Tuesday, June 19, 2012

Mount Nancy - June 16, 2012

With yet another beautiful June weekend forecast, I couldn't decide on a peak to visit. Having visited 33 of the 48 4000-footers in New Hampshire thus far this year, I've decided I'm going to visit the remaining 15 before the end of 2012 for a calendar-year finish. It is 10 more hikes left for that, and I've got plenty of time, and for this weekend's opening hike I decided to visit a peak on the New England 100 Highest list. This list has all 67 of the New England 4000-footers (naturally) and the next-highest 33 peaks in New Hampshire, Maine, and Vermont that meet the usual 200-foot prominence rule. Many of the 33 sub-4ks are in New Hampshire, with all but 4 having maintained trails to their summits, and one of those has a well-defined herd path.

That peak is Mount Nancy. Nancy is situated just South of Crawford Notch, a couple miles from route 302. The normal approach to this summit uses the first 4.3 miles of the Nancy Pond Trail, and upon reaching the outlet of Norcross Pond, a herd path diverges steeply to the summit.

This trail has a lot for everyone. A short, fairly easy trek gets you to the base of Nancy Cascades, a beautiful waterfall alongside the trail.

There is a nice pool at the bottom of the falls that would make a wonderful swimming hole. I reached this part of the trail in short order, as it is 2.4 miles and about 1450 feet of climbing, mostly along old road grades. A half-mile before the falls the trail becomes rougher and there are several heavily-eroded sections from the 2011 Hurricane Irene that roared through the North East.

At this point the trail begins to climb hard to the top of the cascades, utilizing numerous switchbacks to accomplish this. You know it is steep if the trail in the White Mountain uses switchbacks!

After this climbing, the grades moderate nicely up to the first of 2 picturesque ponds, Nancy Pond. Here the trail runs mostly level over many bog bridges along the shore of first this pond, and then Norcross Pond.

Nancy Pond

Norcross Pond

Mount Anderson
There have been several trail re-routes away from the shores as there are some rather industrious beavers up here, especially at Norcross Pond. The water level in places is still only inches below and a few feet from the trail. I imagine in early spring run-off this can get extremely muddy. On this day it wasn't bad, the majority of the mud was bridged by the bog bridges.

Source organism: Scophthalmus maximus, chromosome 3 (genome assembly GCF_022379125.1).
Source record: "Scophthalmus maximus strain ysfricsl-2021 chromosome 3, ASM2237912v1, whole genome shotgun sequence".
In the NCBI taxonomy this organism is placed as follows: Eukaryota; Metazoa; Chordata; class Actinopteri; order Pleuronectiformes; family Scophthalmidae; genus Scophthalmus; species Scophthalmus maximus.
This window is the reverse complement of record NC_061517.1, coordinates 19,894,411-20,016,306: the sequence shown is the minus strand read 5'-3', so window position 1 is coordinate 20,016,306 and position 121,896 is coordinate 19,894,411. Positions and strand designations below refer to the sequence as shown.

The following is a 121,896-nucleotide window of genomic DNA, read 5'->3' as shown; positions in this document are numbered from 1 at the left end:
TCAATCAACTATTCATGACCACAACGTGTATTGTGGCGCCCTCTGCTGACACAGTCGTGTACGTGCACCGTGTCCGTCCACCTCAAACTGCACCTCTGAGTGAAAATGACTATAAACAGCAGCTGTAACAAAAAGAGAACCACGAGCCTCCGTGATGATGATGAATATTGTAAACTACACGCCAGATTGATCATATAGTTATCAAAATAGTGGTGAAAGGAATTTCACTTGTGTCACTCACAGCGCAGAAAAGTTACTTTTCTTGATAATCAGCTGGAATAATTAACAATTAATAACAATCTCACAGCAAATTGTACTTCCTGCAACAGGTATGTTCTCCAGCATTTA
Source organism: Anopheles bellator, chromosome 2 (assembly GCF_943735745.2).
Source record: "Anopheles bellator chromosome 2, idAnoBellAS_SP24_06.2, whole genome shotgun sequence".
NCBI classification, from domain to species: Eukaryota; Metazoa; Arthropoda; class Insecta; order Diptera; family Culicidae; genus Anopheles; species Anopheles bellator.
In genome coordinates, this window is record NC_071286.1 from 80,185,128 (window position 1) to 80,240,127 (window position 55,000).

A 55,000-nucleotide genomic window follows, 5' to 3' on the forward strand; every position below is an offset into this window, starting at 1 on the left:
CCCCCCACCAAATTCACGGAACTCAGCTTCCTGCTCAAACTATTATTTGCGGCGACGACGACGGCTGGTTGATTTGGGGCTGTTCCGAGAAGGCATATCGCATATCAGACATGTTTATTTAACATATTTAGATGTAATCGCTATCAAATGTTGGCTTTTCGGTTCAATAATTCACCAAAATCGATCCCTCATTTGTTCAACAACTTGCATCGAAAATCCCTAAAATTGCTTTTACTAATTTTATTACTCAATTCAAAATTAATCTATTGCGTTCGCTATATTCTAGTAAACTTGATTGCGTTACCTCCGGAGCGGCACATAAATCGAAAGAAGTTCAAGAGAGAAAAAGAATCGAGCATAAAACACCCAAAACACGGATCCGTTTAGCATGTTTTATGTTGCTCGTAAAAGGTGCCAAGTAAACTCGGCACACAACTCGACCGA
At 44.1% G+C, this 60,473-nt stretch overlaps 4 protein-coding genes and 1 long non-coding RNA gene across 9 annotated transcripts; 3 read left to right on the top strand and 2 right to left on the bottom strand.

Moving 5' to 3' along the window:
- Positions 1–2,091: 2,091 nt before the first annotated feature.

At this point I had seen all of one person today, an older gentleman shortly before the base of the falls who looked to be only heading that far. I didn't really expect to see anyone above the falls, or at least not beyond the ponds. Nancy is not officially trailed, and this is a bit of a tucked-away spot. There had been 2 cars in the lot when I left though, so there was at least one more person ahead of me most likely (unless it was a car spot for someone) Nevertheless, as I neared the Norcross Pond outlet, I heard voices. There was a hiking duo resting at the outlet enjoying the view over the Pemi Wilderness towards the Bonds, where I had just been a week before!

View to the Bonds from the Norcross Pond outlet
This duo was on their way to Mount Nancy too. I was rolling well today, having completed the 4.3 miles and 2200 feet of climbing in just over 2 hours. It was time for a break, and the views were great. The only not-so-great was the black flies buzzing about, but some bug spray kept them mostly at bay.

As I mentioned, Norcross Pond has some beavers hanging around. While I never saw a beaver, I did see a lodge near the edge of the pond (not far from the trail in fact) and they had a nice dam built along the outlet of the pond, raising the water level easily a solid foot.

Busy beavers
There was some foam forming in one of the streamlets coming off the dam that had some wood chips in it, it looked somewhat like the top of a coffee or something. I wouldn't drink it though!